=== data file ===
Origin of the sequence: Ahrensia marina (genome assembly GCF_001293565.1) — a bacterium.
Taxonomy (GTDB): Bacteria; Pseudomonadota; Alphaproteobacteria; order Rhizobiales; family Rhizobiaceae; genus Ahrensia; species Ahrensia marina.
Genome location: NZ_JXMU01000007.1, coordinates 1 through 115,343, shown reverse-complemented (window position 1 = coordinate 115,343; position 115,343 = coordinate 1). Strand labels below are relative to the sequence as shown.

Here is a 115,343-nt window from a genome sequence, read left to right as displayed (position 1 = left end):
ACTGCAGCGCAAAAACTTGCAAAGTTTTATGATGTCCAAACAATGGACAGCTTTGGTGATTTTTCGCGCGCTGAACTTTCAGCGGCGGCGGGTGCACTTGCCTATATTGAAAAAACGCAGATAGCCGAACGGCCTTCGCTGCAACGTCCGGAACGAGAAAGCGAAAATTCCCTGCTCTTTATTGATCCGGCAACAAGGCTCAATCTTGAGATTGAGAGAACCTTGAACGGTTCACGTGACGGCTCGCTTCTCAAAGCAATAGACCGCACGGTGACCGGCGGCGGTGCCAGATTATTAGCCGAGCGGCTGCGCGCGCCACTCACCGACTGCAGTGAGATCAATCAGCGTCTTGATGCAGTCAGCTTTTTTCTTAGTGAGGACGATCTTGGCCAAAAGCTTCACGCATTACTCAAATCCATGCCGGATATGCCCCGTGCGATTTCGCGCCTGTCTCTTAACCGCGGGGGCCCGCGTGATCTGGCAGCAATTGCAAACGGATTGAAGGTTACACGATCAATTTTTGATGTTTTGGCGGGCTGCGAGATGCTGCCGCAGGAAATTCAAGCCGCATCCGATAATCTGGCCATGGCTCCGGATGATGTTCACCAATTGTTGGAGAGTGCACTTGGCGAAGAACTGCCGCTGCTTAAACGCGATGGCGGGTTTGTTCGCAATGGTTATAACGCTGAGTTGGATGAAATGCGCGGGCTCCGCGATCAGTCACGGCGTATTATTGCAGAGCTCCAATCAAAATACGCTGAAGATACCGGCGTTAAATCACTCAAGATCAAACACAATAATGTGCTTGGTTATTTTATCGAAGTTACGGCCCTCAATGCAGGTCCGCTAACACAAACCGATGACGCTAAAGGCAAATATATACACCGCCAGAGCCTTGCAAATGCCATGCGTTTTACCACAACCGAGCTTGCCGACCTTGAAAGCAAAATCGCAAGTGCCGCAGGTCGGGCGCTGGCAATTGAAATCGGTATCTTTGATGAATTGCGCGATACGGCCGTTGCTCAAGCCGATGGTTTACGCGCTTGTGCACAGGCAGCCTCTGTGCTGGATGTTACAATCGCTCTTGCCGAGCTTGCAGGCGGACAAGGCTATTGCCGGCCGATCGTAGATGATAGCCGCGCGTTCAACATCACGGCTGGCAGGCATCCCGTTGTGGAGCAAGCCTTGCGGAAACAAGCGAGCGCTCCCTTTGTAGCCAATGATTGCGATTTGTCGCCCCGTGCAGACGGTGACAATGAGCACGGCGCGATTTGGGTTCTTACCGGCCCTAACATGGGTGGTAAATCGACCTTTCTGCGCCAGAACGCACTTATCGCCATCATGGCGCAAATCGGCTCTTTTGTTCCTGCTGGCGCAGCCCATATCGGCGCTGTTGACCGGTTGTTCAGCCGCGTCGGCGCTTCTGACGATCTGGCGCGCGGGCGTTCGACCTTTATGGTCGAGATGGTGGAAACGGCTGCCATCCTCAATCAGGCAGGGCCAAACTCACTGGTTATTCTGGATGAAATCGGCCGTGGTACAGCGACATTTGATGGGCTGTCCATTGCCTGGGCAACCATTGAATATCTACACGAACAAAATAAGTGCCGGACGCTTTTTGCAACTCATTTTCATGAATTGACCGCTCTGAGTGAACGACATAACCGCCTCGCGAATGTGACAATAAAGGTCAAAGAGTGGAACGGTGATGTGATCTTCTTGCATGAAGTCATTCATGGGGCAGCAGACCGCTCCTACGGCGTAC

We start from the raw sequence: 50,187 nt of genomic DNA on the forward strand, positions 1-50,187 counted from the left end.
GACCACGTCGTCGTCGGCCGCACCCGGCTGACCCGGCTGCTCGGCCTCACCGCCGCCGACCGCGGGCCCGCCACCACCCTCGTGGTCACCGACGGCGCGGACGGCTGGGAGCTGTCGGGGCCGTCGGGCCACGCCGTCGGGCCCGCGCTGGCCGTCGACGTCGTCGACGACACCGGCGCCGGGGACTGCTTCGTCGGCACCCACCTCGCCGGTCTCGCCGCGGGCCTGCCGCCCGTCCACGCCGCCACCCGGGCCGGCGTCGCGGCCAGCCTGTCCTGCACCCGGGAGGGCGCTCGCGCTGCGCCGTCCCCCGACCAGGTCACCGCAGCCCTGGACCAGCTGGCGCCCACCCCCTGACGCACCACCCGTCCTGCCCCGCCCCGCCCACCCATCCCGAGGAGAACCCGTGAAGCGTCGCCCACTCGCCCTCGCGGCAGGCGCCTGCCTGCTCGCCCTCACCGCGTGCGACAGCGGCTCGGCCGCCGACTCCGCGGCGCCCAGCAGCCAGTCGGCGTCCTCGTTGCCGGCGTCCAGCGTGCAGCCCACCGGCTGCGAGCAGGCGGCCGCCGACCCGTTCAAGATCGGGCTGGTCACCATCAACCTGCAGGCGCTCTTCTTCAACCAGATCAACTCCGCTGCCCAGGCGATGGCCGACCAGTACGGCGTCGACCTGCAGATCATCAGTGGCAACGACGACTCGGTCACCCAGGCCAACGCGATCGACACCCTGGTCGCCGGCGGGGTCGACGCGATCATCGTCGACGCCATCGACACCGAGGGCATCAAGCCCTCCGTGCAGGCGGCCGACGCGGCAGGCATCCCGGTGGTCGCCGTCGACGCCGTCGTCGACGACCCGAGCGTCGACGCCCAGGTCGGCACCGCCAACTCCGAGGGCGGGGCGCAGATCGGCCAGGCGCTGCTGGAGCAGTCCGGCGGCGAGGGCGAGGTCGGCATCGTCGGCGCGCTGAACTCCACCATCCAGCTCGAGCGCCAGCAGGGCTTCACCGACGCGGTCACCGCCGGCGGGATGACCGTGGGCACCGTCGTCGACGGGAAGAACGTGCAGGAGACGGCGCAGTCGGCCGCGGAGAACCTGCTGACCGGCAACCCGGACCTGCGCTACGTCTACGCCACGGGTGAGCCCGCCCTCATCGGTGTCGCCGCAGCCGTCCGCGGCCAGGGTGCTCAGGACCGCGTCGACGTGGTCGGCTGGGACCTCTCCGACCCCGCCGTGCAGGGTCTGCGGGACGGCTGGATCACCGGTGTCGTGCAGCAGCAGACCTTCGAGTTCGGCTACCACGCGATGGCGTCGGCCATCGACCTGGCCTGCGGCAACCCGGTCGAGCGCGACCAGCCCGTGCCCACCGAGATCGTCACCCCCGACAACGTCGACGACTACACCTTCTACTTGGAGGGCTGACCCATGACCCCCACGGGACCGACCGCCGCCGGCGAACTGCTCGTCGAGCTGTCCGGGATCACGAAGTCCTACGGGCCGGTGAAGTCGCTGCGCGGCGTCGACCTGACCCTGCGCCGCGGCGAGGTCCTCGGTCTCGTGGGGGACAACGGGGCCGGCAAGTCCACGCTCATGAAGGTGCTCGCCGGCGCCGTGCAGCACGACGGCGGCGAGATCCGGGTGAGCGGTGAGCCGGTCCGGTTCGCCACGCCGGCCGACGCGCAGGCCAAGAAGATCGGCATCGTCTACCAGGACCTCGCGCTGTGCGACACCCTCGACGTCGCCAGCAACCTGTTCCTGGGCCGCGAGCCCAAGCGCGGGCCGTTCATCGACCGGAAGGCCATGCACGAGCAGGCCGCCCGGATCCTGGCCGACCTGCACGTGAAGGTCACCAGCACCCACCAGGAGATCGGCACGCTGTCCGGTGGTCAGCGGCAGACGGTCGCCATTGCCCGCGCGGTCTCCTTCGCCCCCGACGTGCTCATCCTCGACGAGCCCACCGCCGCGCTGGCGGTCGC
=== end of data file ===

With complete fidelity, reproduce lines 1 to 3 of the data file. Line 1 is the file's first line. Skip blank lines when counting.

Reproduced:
Origin of the sequence: Ahrensia marina (genome assembly GCF_001293565.1) — a bacterium.
Taxonomy (GTDB): Bacteria; Pseudomonadota; Alphaproteobacteria; order Rhizobiales; family Rhizobiaceae; genus Ahrensia; species Ahrensia marina.
Genome location: NZ_JXMU01000007.1, coordinates 1 through 115,343, shown reverse-complemented (window position 1 = coordinate 115,343; position 115,343 = coordinate 1). Strand labels below are relative to the sequence as shown.